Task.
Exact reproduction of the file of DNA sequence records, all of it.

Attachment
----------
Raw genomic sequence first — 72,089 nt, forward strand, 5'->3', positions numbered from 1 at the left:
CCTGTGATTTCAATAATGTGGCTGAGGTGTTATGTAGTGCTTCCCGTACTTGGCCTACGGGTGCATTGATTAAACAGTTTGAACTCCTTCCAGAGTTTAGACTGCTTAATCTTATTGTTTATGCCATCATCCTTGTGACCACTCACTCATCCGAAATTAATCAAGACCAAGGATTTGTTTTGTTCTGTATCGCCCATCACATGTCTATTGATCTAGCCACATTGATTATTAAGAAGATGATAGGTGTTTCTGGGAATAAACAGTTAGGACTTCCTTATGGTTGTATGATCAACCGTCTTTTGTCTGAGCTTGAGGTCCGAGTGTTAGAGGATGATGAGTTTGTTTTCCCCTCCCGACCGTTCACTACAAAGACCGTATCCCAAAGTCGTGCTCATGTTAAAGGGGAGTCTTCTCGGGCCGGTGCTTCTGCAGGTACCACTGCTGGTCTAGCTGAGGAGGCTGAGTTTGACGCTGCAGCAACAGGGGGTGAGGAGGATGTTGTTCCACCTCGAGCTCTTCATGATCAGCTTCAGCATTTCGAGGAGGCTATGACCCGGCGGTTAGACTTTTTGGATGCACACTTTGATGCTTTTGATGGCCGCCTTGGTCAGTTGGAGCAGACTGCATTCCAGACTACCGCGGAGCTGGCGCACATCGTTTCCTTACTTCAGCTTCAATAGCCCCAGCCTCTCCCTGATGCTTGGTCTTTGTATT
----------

Raw genomic sequence first — 72,089 nt, forward strand, 5'->3', positions numbered from 1 at the left:
CCTGTGATTTCAATAATGTGGCTGAGGTGTTATGTAGTGCTTCCCGTACTTGGCCTACGGGTGCATTGATTAAACAGTTTGAACTCCTTCCAGAGTTTAGACTGCTTAATCTTATTGTTTATGCCATCATCCTTGTGACCACTCACTCATCCGAAATTAATCAAGACCAAGGATTTGTTTTGTTCTGTATCGCCCATCACATGTCTATTGATCTAGCCACATTGATTATTAAGAAGATGATAGGTGTTTCTGGGAATAAACAGTTAGGACTTCCTTATGGTTGTATGATCAACCGTCTTTTGTCTGAGCTTGAGGTCCGAGTGTTAGAGGATGATGAGTTTGTTTTCCCCTCCCGACCGTTCACTACAAAGACCGTATCCCAAAGTCGTGCTCATGTTAAAGGGGAGTCTTCTCGGGCCGGTGCTTCTGCAGGTACCACTGCTGGTCTAGCTGAGGAGGCTGAGTTTGACGCTGCAGCAACAGGGGGTGAGGAGGATGTTGTTCCACCTCGAGCTCTTCATGATCAGCTTCAGCATTTCGAGGAGGCTATGACCCGGCGGTTAGACTTTTTGGATGCACACTTTGATGCTTTTGATGGCCGCCTTGGTCAGTTGGAGCAGACTGCATTCCAGACTACCGCGGAGCTGGCGCACATCGTTTCCTTACTTCAGCTTCAATAGCCCCAGCCTCTCCCTGATGCTTGGTCTTTGTATT